Students feel lonely; social media a cause?


And Nicholas Cucchi


Millennials are among the loneliest generations, according to a recent study.

One survey of millennials (those born between 1982 and 2004) indicated that one in five said they felt loneliness of some sort.

Some experts have cited social media as a potential contributor. 

But the issue needs more study, according to Dr. John Porcerelli, a professor and director of the Detroit Mercy Psychology Clinic.

Porcerelli noted that in the elderly loneliness is extremely bad for their health.

“It’s a presider of sudden death,” he said.

As for millennials, they are at ages where they are developing their identities and their careers.

They are supposed to be developing intimate relationships, said Porcerelli.

Social media can hamper this, he noted.

But it has benefits, too.

“It’s a remarkable tool for those far from loved ones,” he added.

What do local millennials think?

The Varsity News asked students whether they consider themselves lonely and how social media impacted their feelings.

Their answers varied greatly.

Joseph Loria, a Detroit Mercy student, said he felt lonely but social media did not really make this any worse or better.

In fact, Loria said, “I use social media to feel less lonely.”

Apps such as Snapchat allow him talk to friends anytime of the day.

Aside from that, Loria meets up with friends in person and this helps counter any feelings of loneliness.

Tanja Campbell, another Detroit Mercy student, said she felt lonely but unlike Loria she generally feels lonelier after viewing social media.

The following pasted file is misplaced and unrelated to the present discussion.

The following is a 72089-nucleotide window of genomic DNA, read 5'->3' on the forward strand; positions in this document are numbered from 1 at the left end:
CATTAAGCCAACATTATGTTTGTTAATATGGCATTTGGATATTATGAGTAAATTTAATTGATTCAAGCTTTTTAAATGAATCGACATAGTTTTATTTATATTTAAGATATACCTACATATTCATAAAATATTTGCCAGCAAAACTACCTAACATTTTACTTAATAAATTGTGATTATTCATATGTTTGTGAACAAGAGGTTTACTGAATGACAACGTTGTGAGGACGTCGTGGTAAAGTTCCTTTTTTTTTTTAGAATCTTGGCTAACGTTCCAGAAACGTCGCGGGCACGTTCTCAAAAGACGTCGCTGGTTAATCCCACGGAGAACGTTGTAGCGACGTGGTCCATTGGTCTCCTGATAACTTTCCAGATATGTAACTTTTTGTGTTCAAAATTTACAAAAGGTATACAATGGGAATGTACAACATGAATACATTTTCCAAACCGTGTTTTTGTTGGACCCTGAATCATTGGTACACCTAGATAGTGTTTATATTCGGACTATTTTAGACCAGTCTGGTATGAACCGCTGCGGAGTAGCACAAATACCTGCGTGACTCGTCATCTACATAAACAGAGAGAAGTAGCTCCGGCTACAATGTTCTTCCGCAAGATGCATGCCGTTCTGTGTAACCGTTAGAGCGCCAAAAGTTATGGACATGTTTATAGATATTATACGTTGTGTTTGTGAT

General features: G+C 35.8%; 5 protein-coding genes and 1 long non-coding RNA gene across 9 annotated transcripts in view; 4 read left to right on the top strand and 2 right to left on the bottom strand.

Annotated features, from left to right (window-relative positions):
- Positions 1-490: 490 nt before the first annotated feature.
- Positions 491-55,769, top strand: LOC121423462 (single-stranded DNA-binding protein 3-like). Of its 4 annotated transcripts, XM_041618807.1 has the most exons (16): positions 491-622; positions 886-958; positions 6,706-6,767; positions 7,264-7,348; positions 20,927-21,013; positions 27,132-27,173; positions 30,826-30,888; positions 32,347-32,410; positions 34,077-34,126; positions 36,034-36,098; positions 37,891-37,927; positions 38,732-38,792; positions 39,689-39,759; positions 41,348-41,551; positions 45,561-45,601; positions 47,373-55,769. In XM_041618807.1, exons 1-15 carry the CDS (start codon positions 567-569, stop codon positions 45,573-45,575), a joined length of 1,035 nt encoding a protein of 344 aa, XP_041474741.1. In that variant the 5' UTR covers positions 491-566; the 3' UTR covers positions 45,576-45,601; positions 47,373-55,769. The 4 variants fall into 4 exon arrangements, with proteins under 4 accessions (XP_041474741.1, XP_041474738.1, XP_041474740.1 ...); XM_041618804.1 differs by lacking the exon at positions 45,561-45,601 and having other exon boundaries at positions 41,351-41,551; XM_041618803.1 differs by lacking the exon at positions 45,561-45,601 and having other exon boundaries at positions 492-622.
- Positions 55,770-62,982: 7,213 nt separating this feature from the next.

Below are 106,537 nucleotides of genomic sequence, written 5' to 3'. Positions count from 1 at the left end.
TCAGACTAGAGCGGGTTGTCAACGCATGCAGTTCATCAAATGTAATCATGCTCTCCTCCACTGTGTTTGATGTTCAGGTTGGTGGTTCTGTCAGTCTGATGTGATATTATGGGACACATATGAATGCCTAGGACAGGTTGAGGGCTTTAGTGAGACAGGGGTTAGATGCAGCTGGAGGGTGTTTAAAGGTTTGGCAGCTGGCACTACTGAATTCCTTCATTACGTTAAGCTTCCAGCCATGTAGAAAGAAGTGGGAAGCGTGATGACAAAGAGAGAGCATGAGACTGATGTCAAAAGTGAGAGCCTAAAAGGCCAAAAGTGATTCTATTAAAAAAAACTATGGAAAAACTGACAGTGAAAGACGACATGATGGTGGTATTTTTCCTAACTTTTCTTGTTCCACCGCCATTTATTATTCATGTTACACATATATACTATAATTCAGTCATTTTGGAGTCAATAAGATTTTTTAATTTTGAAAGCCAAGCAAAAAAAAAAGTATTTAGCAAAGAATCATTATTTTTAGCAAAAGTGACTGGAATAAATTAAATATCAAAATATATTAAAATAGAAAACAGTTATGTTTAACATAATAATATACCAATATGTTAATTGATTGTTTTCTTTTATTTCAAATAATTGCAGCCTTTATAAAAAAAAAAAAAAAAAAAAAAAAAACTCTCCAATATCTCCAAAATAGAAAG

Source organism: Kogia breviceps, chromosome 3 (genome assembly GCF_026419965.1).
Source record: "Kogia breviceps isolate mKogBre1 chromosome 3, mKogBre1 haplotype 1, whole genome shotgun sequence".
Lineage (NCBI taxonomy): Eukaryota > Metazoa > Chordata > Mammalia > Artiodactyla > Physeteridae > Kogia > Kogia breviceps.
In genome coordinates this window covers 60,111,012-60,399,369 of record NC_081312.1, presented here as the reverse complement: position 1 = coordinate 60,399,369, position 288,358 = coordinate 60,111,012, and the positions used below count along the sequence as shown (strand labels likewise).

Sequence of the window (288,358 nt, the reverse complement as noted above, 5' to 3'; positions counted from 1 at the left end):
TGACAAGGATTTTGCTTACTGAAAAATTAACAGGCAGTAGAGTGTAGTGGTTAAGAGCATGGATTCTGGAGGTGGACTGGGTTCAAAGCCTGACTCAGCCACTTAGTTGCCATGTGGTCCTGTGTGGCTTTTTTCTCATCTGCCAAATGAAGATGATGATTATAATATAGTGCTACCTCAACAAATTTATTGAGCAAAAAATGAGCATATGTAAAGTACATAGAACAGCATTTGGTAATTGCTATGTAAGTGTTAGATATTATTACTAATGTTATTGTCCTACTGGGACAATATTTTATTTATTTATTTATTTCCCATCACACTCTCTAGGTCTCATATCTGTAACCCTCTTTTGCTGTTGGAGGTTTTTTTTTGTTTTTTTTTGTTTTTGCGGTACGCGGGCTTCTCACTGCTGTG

The aspect of social media that makes her feel lonely is the idea that everyone is connected but you are not seeing the real genuine person in front of you.

To counter her loneliness, Campbell said she generally tries to keep herself busy with pastimes such as cooking recipes she finds or unwinding by listening to music.

Benjamin Dietlin, a Wayne State student, who also said he felt lonely said that social media contributed towards his feelings.

“It gives you the feeling that everyone else is doing more than you are,” he said.

It can be hard to watch everyone else doing things on social media when you are busy with homework and exams, he noted.

Dietlin also thinks it’s important to keep yourself busy to avoid feeling badly.

Omari Crume, a Detroit Mercy student, said he generally does not feel lonely.

His thoughts on social media were mostly positive, too.

“I use social media to keep in touch with some of my longtime friends,” he said.

Crume also said it’s important to stay busy because he finds that when he is bored he occasionally feels lonely.

He keeps busy reading books or playing online video games with friends.

Andrew Wu, a student at Princeton, said he enjoys alone time and rarely feels lonely.

He said he balances alone time and social time to feel content.

Like Loria, he is mostly neutral about social media’s impact and said it’s good when you can use it to connect to friends.

He said he does not feel discouraged by other people doing exciting things while he is studying.

He is always happy to see his friends having a good time.

“Everyone has their own lives, so to each their own,” he said.

To avoid feeling lonely, Wu studies with roommates and keeps in touch with close friends.

Detroit Mercy student Edwin Jurado applauded social media’s ability “to bring people together everywhere around the world.”

The problem comes, he added, “when people try to replace social interaction with social media, which may cause some isolation.”

Jurado said that as long as people are able to see the difference, they should be okay.

Jazlyn Acosta said social media can feed some people’s needs.

“There are people who need attention from social media to feel like someone is acknowledging them,” she said.

A trend seems to be people posting online for other to notice them.

Jose Perez agrees to an extent.

“Social media plays a big part on your feelings depending on the way you use it and how your mind views it,” he said.

He said he feels more isolated than lonely.

Particularly when “you get left out of events or friendly get-togethers,” he said.